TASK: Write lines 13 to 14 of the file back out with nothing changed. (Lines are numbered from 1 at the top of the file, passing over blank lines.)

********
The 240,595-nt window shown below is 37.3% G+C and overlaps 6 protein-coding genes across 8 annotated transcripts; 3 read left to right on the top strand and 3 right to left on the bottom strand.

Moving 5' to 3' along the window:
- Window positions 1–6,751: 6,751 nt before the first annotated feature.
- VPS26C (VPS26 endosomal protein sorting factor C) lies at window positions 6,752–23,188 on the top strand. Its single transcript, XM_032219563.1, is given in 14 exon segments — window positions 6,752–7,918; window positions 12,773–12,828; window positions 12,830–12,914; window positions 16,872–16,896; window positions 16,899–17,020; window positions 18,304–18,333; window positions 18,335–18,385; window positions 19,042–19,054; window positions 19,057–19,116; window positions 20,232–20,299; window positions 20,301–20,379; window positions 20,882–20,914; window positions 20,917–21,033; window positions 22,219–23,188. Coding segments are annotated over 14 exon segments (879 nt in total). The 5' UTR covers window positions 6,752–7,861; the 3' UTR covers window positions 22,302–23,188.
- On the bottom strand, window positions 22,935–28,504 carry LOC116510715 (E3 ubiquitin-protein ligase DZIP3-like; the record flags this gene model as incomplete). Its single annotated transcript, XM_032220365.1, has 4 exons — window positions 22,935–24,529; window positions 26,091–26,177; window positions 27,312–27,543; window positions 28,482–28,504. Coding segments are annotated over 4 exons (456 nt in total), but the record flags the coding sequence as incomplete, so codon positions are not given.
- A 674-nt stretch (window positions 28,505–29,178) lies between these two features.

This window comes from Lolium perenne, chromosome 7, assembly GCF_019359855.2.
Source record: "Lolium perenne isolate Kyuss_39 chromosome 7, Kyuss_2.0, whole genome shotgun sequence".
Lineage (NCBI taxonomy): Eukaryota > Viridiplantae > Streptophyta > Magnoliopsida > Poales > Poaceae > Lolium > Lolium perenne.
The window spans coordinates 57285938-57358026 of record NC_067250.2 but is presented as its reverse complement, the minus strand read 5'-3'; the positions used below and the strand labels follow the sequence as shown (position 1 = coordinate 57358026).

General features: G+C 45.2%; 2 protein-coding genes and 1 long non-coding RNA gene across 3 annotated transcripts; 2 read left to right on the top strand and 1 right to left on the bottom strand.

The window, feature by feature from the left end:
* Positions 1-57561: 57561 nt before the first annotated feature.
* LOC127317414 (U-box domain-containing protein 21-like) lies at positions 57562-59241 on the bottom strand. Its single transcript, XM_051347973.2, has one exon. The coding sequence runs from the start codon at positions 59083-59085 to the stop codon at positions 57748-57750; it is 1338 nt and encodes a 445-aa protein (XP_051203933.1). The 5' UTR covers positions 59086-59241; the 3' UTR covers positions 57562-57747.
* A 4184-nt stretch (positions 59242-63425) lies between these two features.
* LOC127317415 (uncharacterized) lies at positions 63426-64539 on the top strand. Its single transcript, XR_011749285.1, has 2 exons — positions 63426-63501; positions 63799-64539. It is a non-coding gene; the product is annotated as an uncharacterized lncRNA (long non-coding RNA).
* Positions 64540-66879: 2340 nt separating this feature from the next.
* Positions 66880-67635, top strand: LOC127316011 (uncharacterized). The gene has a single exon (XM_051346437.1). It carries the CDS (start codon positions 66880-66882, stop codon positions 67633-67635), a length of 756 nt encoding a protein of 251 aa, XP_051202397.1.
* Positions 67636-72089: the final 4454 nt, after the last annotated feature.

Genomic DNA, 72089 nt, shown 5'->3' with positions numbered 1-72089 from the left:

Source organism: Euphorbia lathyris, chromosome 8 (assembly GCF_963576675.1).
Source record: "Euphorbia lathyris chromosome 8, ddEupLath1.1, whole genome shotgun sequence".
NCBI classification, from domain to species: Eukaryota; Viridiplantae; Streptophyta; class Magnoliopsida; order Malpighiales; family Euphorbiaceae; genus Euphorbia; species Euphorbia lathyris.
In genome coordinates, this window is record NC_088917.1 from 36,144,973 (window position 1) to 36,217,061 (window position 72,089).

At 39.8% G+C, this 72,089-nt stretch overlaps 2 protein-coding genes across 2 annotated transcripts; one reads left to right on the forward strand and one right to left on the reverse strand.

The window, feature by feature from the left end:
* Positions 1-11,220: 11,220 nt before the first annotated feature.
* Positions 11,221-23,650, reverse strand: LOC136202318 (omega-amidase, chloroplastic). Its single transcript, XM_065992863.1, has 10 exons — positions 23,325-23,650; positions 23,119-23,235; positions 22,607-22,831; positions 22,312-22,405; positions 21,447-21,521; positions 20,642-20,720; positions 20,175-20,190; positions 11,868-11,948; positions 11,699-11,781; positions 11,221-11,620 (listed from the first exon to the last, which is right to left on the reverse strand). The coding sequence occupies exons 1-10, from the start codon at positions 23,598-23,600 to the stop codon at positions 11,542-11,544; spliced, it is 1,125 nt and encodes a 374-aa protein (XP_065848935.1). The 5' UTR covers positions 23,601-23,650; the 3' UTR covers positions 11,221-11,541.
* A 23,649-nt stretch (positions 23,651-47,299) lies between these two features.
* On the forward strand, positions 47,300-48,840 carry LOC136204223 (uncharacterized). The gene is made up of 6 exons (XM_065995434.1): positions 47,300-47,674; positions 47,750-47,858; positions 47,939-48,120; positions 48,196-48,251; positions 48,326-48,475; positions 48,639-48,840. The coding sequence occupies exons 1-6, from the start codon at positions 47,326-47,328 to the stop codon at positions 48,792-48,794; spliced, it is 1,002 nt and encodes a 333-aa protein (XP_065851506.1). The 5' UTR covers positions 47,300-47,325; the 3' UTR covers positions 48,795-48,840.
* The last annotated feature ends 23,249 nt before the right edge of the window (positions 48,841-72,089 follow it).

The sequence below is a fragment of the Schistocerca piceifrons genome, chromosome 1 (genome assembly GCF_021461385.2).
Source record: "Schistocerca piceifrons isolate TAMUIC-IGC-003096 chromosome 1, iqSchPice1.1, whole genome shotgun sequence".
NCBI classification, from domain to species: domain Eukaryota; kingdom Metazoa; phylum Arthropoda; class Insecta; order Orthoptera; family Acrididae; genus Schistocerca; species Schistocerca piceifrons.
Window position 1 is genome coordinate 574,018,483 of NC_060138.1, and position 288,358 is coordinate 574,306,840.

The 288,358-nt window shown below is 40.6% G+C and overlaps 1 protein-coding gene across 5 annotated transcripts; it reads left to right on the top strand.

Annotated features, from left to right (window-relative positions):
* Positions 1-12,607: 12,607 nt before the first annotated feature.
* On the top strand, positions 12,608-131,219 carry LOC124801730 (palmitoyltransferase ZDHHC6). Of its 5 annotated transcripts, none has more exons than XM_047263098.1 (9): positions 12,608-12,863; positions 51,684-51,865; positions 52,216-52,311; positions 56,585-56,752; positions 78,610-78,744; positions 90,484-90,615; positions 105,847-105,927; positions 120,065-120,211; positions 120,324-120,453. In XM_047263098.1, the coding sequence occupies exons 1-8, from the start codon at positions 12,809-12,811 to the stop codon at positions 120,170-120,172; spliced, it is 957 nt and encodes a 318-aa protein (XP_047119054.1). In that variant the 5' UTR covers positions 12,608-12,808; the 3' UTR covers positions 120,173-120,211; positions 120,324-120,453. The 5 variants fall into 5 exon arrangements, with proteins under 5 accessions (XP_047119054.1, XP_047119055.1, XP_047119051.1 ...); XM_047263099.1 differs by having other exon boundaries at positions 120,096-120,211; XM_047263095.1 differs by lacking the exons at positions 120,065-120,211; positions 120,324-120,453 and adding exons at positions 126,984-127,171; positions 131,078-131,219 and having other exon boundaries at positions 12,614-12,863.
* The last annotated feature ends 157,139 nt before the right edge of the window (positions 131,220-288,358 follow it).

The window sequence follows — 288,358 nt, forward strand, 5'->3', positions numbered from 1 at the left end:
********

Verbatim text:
* Positions 1-57561: 57561 nt before the first annotated feature.
* LOC127317414 (U-box domain-containing protein 21-like) lies at positions 57562-59241 on the bottom strand. Its single transcript, XM_051347973.2, has one exon. The coding sequence runs from the start codon at positions 59083-59085 to the stop codon at positions 57748-57750; it is 1338 nt and encodes a 445-aa protein (XP_051203933.1). The 5' UTR covers positions 59086-59241; the 3' UTR covers positions 57562-57747.